Waponahki Intellectual Tradition of Weaving Educational Policy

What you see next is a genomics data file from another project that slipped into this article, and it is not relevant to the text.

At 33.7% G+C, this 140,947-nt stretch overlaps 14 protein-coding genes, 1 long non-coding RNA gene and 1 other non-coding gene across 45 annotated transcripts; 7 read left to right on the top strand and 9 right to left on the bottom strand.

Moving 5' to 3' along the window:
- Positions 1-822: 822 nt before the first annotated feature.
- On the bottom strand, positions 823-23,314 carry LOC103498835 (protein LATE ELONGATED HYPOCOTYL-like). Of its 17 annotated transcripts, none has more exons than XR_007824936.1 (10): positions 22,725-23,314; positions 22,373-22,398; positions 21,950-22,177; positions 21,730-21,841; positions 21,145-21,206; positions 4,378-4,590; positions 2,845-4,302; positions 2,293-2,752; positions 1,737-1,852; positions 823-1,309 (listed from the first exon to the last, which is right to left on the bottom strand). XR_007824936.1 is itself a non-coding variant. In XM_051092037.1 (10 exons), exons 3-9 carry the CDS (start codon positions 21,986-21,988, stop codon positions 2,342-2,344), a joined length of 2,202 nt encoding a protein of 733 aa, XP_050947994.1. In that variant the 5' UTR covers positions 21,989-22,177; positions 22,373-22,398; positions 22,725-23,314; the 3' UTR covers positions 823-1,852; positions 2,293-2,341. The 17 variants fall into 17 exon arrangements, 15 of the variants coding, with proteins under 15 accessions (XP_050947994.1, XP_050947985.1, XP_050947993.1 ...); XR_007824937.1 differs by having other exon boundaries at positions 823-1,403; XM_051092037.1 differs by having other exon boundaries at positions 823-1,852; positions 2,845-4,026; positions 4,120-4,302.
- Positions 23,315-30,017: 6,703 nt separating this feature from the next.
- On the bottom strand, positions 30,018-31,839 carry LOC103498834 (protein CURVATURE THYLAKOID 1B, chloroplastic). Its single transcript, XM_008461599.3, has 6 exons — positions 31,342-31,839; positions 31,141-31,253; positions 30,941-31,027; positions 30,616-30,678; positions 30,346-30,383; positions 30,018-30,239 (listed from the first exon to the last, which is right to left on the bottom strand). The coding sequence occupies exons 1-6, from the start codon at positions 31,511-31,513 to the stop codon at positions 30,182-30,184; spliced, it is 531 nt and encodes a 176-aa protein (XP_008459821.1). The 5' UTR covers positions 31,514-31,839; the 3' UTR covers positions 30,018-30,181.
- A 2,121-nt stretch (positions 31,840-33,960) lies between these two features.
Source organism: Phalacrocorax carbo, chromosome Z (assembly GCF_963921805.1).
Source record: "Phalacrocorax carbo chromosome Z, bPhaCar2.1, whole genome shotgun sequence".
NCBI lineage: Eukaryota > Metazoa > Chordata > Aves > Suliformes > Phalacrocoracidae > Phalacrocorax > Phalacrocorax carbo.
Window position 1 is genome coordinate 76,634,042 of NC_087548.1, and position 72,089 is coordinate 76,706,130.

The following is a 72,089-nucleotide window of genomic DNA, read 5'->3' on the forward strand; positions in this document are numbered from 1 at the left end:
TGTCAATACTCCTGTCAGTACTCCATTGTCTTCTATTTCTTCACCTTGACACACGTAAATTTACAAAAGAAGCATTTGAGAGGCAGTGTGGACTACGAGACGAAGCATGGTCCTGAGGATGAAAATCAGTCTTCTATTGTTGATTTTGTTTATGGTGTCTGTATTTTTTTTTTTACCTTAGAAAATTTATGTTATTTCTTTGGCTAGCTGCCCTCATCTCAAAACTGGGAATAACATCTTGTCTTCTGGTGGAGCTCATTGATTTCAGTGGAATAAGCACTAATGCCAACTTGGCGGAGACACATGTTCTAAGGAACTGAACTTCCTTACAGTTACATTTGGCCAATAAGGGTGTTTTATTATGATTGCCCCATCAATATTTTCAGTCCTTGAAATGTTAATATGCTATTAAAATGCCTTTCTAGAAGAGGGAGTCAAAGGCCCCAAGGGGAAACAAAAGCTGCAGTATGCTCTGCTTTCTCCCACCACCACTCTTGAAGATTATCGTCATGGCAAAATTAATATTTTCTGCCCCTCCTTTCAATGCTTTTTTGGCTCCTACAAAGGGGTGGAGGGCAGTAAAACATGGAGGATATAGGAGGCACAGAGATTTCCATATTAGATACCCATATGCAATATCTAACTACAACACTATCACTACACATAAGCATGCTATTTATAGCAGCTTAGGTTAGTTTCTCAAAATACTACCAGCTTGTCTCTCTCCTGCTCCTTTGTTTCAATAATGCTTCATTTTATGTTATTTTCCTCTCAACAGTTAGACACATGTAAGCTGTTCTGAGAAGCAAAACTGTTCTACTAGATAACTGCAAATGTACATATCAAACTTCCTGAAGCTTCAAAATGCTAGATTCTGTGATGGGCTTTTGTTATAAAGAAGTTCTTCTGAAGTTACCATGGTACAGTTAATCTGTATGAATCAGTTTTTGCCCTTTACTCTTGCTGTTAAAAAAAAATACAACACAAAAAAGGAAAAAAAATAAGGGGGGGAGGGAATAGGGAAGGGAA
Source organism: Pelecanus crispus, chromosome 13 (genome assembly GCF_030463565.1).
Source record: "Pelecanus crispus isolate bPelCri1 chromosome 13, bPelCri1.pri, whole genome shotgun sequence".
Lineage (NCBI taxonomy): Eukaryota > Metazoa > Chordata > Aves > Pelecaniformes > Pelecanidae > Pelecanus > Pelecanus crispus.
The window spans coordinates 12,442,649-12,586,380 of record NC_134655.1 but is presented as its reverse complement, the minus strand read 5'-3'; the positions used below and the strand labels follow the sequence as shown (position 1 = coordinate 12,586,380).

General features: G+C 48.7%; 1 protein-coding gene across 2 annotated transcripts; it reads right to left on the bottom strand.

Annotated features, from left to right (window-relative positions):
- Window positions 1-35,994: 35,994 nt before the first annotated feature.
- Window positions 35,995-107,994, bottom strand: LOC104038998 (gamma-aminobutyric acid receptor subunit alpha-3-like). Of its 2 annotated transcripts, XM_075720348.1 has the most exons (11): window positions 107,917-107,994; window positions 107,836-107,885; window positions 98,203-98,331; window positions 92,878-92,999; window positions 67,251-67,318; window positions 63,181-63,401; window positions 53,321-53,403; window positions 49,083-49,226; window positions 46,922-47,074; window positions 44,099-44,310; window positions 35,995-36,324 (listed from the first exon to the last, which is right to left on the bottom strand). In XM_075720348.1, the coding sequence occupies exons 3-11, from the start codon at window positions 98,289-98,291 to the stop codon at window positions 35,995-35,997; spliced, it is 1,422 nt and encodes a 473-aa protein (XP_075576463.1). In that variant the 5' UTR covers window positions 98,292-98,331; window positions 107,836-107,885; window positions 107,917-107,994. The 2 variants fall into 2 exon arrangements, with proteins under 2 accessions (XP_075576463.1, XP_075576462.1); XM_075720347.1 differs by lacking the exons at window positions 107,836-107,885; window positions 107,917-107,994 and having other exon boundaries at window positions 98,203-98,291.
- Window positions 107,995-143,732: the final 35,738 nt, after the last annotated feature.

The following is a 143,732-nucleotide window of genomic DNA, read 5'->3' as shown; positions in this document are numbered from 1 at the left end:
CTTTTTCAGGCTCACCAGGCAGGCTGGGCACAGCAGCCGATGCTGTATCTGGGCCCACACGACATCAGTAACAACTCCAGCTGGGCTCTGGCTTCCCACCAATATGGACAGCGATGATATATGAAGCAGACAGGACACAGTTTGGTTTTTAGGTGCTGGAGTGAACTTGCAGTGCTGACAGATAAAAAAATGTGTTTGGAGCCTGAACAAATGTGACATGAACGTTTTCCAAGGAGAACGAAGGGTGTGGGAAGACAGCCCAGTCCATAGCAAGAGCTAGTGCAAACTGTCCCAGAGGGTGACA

AbstractThis article describes an articulation of a Waponahki intellectual tradition from the experience of a Waponahki woman attempting to position Indigenous knowledge systems in the academy. The author shows how the Waponahki intellectual tradition of weaving baskets can serve as a theoretical framework and foundation for understanding Waponahki policymaking and research. The article reports on a new law implemented in 2004 in the State of Maine that mandates the teaching of Waponahki history and culture in kindergarten through grade 12 and how teacher education programs are being developed to prepare teachers to comply with the legislation. The vision of policy direction resides in the minds of the policymaker and the community for which and with which he or she works. Like policy development, the blueprints of design for the basketry are constructed in the mind of the basketmaker; both work toward the future and continued survival of the Waponahki people. Policy development and basketmaking are more than writing texts or weaving strips of wood: both rely heavily on experience, connection to the people, and knowledge of who we are. Our basketry is intrinsic to our culture, rooted in our creation story; similarly, our policy development is critical to our decolonization and survival. The article calls for Indigenous peoples to revitalize, preserve, recognize, or even uncover their own Indigenous intellectual traditions with the vision of expanding knowledge systems.
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